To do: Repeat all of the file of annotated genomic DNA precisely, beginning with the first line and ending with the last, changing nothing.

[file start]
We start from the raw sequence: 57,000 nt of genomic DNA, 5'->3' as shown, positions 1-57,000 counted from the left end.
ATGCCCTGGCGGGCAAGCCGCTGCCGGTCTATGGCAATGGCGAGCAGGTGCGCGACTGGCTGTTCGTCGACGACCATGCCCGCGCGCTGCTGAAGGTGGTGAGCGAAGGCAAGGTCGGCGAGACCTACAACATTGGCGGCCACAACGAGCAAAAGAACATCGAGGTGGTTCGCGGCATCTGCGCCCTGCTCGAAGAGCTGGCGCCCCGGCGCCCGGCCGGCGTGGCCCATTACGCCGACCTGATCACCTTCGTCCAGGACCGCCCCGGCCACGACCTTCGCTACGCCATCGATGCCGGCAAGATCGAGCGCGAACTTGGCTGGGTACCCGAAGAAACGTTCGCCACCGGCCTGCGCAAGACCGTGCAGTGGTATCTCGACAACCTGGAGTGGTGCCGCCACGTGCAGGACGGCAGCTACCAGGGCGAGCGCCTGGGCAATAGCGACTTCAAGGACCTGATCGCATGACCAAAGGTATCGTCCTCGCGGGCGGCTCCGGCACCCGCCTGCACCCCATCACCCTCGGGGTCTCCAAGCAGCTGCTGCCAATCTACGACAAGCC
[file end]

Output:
We start from the raw sequence: 57,000 nt of genomic DNA, 5'->3' as shown, positions 1-57,000 counted from the left end.
ATGCCCTGGCGGGCAAGCCGCTGCCGGTCTATGGCAATGGCGAGCAGGTGCGCGACTGGCTGTTCGTCGACGACCATGCCCGCGCGCTGCTGAAGGTGGTGAGCGAAGGCAAGGTCGGCGAGACCTACAACATTGGCGGCCACAACGAGCAAAAGAACATCGAGGTGGTTCGCGGCATCTGCGCCCTGCTCGAAGAGCTGGCGCCCCGGCGCCCGGCCGGCGTGGCCCATTACGCCGACCTGATCACCTTCGTCCAGGACCGCCCCGGCCACGACCTTCGCTACGCCATCGATGCCGGCAAGATCGAGCGCGAACTTGGCTGGGTACCCGAAGAAACGTTCGCCACCGGCCTGCGCAAGACCGTGCAGTGGTATCTCGACAACCTGGAGTGGTGCCGCCACGTGCAGGACGGCAGCTACCAGGGCGAGCGCCTGGGCAATAGCGACTTCAAGGACCTGATCGCATGACCAAAGGTATCGTCCTCGCGGGCGGCTCCGGCACCCGCCTGCACCCCATCACCCTCGGGGTCTCCAAGCAGCTGCTGCCAATCTACGACAAGCC